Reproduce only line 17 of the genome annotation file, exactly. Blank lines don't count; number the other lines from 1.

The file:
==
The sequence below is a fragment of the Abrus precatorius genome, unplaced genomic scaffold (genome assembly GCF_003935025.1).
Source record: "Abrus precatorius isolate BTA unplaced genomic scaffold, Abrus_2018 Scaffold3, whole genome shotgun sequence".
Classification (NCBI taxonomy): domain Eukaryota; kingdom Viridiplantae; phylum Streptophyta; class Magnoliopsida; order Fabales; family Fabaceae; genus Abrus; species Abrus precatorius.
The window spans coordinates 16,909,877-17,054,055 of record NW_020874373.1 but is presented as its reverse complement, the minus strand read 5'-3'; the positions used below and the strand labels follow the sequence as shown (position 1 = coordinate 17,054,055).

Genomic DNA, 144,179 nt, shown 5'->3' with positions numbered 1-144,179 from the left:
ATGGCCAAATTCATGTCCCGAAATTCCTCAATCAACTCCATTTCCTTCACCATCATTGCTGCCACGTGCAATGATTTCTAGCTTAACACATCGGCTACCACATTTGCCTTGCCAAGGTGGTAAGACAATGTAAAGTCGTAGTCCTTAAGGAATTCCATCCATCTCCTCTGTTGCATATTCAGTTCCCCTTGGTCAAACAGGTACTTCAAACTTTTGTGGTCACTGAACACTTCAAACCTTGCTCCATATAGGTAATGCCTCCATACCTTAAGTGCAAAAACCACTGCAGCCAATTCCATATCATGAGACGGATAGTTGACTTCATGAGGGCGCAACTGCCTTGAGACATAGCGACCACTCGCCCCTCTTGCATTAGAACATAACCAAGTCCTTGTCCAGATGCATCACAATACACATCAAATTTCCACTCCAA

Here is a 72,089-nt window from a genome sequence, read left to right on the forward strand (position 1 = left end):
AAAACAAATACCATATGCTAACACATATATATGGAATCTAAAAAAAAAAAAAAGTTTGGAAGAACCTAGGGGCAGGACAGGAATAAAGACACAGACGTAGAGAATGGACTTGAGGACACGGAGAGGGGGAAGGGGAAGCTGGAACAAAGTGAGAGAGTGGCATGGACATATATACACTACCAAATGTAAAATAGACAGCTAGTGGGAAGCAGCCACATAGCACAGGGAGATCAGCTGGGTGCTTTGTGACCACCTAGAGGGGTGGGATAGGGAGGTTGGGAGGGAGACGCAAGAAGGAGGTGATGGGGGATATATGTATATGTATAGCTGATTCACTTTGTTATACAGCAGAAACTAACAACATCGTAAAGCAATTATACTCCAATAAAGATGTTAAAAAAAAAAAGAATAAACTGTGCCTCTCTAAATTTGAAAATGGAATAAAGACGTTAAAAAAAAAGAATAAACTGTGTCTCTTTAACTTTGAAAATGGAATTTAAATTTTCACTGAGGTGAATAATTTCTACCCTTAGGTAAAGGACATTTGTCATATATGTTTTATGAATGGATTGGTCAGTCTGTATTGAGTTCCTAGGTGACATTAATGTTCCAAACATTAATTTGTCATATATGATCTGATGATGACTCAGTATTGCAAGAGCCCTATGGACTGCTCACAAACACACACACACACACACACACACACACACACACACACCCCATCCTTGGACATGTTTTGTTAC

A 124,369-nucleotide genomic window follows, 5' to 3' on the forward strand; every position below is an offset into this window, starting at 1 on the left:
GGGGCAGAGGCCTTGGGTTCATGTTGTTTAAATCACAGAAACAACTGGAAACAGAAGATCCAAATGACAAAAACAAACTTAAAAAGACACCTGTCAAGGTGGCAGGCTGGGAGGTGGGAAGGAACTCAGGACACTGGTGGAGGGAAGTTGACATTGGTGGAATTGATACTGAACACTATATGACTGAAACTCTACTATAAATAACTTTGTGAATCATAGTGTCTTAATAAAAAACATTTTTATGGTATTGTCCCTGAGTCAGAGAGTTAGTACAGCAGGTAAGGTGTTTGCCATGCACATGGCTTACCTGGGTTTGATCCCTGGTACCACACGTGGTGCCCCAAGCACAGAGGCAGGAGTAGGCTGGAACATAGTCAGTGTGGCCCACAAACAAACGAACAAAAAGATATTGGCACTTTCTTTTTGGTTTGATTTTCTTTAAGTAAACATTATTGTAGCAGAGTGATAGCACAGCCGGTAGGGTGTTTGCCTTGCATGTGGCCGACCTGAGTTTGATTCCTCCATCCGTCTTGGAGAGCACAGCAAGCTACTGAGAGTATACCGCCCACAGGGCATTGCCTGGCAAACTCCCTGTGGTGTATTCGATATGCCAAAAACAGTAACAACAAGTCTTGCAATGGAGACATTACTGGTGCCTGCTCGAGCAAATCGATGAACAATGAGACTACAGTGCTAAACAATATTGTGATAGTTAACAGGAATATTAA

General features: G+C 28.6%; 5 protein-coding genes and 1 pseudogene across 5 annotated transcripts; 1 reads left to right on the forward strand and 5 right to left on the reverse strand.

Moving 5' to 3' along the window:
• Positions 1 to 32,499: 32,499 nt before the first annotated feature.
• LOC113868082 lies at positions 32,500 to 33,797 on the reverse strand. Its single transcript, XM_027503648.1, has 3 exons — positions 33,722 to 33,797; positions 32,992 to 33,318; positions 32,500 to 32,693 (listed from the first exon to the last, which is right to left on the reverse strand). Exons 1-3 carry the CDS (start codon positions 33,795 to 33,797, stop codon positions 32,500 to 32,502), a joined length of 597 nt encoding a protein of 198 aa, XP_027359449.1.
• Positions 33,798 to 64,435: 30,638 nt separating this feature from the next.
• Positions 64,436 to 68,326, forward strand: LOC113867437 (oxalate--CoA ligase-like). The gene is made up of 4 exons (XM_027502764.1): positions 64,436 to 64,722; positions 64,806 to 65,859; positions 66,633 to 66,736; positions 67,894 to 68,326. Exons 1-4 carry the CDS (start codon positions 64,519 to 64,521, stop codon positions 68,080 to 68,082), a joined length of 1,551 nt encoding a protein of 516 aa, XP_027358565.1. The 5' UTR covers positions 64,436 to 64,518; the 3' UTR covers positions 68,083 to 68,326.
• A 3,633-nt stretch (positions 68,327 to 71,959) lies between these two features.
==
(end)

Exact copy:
• A 3,633-nt stretch (positions 68,327 to 71,959) lies between these two features.